Comedian Jonah Hill usually plays a goof-off in a group of guys. He appeared in director Judd Apatow's "Knocked Up" as well as "Funny People" as part of a bunch of guys. Although Hill took top billing in "Superbad," Michael Cera attracted the lion's share of attention in that Judd Apatow produced teen comedy. Hill shared the screen with Russell Brand in another Judd Apatow produced laffer "Get Him to the Greek," but Brand dominated that comedy with his hopelessly eccentric persona. Now, in "Pineapple Express" director David Gordon Greene's "The Sitter," Jonah Hill plays top dog. Not only does he star as the protagonist, but he also is the butt of most of the humorous jokes.
Anybody who has seen the wonderful Christopher Columbus comedy "Adventures in Babysitting" (1987) might discern the palatable resemblance between "The Sitter"
(**** out of ****) and the former film. Freshman scribes Brian Gatewood and Alessandro Tanaka must have seen "Adventures in Babysitting," too, because Gordon's film involves a similar sequence of events. Circumstances compel our reluctant hero to serve as a babysitter. Later, he finds himself trapped between a rock and a hard place. Meaning, our hero must break rule number one of babysitting and leave the house. He must also break rule number two and take the children with him. Next, he breaks rule number three; he endangers their lives when he takes them in harm's way. The pay-off is that the kids learn some of life's harsh truths and experience a change in attitude about themselves. In fact, everybody, including the hero, learn something about themselves that they didn't know. The resemblance between the Chris Columbus movie and David Gordon Greene's movie ends at this point. "Adventures in Babysitting" qualified a mild PG-13 that skirted an R-rating, but kids and adults both can enjoy it. On the contrary, "The Sitter" deserves its R-rating for all of its profanity,
sexuality, and intense situations.
The wild and chaotic evening which ensues is one of the most traumatic in Noah's life. Everything looks pretty simple until he encounters the Pedulla kids. First, 9-year-old Blithe (newcomer Landry Bender) wants to grow up to become a media 'celebutante' like either Paris Hilton oLindsay Lohan. She copious amounts of make-up. Second, Blithe's 13-year old brother Slater (Max Records of "Where the Wild Things Are") suffers from a sexual identity crisis. As a result, his psychiatrist keeps him heavily medicated. What Max refuses to recognize is he is a latent gay tendencies. The Pedulla's third child is an El Salvadoran refugee, Rodrigo (newcomer Kevin Hernandez) with an anger management problem. Whereas Slater is mild-manner and repressed, Rodrigo is a full-tilt anus who loves to toy with explosives. Rodrigo's favorite pastime is tossing cherry bombs into toilets. Rodrigo isn't happy because he keeps getting foisted off on one foster home after another because of his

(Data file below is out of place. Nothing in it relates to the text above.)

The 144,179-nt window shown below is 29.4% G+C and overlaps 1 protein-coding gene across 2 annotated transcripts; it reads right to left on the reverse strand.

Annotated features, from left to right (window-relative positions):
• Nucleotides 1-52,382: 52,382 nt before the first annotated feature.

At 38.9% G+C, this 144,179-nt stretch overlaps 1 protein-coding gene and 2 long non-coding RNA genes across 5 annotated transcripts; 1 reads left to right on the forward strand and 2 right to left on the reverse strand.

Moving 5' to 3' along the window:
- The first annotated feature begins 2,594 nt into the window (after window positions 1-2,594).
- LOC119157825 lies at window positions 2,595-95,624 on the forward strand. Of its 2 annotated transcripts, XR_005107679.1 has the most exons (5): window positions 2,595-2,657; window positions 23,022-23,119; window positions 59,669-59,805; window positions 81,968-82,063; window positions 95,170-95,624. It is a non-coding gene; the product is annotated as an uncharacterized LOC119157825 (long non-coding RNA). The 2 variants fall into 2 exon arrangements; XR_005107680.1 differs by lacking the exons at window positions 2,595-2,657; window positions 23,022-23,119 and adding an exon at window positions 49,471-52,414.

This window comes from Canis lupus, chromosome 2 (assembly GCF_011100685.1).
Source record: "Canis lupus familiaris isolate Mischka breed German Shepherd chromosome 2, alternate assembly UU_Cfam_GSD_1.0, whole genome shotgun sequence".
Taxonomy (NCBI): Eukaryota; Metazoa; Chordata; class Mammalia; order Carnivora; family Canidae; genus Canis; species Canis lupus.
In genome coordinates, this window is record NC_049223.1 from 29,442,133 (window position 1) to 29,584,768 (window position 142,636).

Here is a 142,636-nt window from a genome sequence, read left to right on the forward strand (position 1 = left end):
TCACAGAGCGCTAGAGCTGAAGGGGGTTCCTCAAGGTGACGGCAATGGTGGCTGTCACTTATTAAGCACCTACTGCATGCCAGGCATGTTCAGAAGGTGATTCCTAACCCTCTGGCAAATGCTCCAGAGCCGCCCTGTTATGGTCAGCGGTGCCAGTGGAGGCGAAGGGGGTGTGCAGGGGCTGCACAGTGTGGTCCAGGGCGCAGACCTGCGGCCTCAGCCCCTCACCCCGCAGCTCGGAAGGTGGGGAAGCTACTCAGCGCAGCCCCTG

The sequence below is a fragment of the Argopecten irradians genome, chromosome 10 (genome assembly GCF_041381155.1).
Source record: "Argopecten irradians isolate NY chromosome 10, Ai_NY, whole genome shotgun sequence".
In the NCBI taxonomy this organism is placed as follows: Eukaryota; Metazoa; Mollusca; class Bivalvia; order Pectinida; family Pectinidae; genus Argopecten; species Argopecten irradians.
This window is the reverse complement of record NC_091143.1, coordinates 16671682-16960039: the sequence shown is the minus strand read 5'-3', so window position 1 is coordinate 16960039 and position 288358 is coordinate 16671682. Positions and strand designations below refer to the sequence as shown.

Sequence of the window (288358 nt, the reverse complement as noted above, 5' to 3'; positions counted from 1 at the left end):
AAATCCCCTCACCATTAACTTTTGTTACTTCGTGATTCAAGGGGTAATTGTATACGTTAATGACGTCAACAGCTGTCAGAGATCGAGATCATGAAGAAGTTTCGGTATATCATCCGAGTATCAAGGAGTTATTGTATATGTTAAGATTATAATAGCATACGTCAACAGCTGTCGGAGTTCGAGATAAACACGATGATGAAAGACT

No sooner have the Pedullas and Noah's mom embarked on their dinner date than Marisa phones Noah. She informs him she is finally prepared to have sex with him if he can score some coke for a friend. Impulsively, Noah throws caution to the wind. He piles the Pedulla children into their mini-van and cruises into New York City with them to buy cocaine from a psychotic dealer, Karl (Sam Rockwell of "Cowboys and Aliens"), who surrounds himself with muscle-bound bodybuilders. Rodrigo purloins one of Karl's prized dinosaur eggs packed with $10-thousand worth of coke. When Rodrigo and Noah tangle in a tug of war over the egg, they crack it and cocaine covers Noah's face. Later, a group of African-American gangstas steal the Pedullas' mini-van that Noah commandeered for their Manhattan melodrama. Now, Karl wants to ice Noah if our hero doesn't pay for the cocaine, and Noah still wants to hook-up with Maria.
Essentially, "The Sitter" constitutes a fish-out-of-water comedy where characters find themselves off their home turf at the mercy of merciless minions. Everything that can go wrong for Noah does go wrong. Miraculously, he manages to keep his bacon from getting fried, but in the process winds up running an incredibly hilarious gauntlet. The often profane but imaginative dialogue is as memorable as the diverse characters are crazy. These are the most grown-up urchins that you will ever see in a mainstream movie. Mind you, this is neither the kind of movie that you should take a child to see nor is it the kind you should watch if you like to sympathize with the protagonist. Aside from our Noah's mother and one of his college friends, virtually every character in "The Sitter" is fairly obnoxious. Our hero is the kind of guy who is not entirely trustworthy but he owns up to his mistakes and "The Sitter" ends on a positive note.